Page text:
In the interwar era, architectural journals were at the forefront of professional attention and had the power to disseminate the Modern Movement in architecture globally. The Hungarian journal Tér és Forma (1928-1948) took the lead to introduce international modern architecture to the Hungarian public, while continually reporting on the newest building projects in interwar Hungary. Virgil Bierbauer, the periodical’s long-time editor (1928-1942), presented the broad panorama of contemporary architecture and his followers from 1943 intended to continue his legacy even in wartime. The impact of the periodical did not halt at its cessation in 1948 but, directly as well as indirectly, continued to define 20th century architectural historiography in Hungary.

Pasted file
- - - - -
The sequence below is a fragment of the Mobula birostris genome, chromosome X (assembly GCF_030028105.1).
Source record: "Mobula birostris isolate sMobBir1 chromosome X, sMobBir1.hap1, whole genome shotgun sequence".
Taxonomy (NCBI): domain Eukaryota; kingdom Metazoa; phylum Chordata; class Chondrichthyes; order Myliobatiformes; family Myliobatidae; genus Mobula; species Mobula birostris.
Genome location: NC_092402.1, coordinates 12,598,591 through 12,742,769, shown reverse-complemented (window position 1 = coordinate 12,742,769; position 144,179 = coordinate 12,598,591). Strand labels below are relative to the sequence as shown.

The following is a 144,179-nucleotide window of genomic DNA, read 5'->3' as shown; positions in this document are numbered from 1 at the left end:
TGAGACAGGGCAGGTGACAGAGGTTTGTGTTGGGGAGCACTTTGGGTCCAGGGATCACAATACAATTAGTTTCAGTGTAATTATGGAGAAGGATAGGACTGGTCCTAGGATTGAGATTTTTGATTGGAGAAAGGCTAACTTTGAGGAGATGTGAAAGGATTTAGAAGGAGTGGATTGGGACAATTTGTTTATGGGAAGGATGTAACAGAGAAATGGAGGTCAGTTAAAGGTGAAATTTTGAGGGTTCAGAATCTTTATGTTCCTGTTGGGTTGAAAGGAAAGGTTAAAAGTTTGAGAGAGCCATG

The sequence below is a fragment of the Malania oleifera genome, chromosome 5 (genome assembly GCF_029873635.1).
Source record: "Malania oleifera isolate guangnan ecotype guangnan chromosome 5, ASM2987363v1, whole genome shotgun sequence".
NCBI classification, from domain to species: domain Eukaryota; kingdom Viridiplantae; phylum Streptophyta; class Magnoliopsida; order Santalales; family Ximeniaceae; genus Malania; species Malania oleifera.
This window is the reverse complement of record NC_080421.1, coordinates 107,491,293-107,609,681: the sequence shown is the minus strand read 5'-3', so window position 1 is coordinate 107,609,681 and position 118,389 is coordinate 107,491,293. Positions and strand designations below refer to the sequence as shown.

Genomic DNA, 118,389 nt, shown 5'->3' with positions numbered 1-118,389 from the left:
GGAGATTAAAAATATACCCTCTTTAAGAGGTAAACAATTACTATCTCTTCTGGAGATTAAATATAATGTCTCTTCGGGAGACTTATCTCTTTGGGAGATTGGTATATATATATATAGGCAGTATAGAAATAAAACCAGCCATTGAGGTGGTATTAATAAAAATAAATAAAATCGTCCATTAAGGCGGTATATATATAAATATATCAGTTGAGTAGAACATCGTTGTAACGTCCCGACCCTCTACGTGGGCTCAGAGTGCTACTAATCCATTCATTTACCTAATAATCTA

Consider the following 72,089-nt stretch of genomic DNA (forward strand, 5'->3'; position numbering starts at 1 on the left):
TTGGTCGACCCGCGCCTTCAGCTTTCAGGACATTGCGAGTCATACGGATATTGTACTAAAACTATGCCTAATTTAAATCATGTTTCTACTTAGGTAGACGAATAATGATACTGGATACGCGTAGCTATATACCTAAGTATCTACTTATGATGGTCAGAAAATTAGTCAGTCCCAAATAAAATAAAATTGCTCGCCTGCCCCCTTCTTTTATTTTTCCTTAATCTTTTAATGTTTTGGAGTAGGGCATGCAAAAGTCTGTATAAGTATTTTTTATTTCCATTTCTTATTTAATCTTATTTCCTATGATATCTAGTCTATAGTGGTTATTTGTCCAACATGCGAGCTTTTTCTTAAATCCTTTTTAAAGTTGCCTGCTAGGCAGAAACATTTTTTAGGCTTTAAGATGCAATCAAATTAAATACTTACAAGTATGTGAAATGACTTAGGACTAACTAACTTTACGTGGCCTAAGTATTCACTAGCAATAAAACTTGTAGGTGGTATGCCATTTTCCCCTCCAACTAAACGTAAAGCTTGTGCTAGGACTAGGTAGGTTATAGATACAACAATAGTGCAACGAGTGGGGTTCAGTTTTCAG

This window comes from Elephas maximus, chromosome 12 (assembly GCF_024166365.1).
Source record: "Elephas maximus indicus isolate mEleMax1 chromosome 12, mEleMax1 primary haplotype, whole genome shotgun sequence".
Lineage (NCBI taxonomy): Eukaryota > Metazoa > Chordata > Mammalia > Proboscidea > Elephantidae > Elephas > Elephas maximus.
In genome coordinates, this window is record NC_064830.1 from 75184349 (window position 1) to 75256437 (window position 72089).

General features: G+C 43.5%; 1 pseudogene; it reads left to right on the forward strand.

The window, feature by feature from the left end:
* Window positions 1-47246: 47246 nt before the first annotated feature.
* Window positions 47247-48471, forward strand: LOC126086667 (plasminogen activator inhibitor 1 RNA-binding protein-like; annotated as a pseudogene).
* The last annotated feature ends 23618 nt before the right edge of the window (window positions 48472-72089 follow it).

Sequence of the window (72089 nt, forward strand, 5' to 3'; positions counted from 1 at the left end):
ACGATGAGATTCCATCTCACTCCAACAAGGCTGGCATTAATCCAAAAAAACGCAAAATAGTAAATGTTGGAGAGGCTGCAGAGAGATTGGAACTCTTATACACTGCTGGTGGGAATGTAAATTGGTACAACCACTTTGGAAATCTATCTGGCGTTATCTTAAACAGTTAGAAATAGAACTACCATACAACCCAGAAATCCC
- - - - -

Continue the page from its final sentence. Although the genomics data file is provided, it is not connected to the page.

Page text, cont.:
Modern Movement, Modern architecture, Eastern European architecture, Cold War architecture, Hungarian modern architecture, Tér és Forma.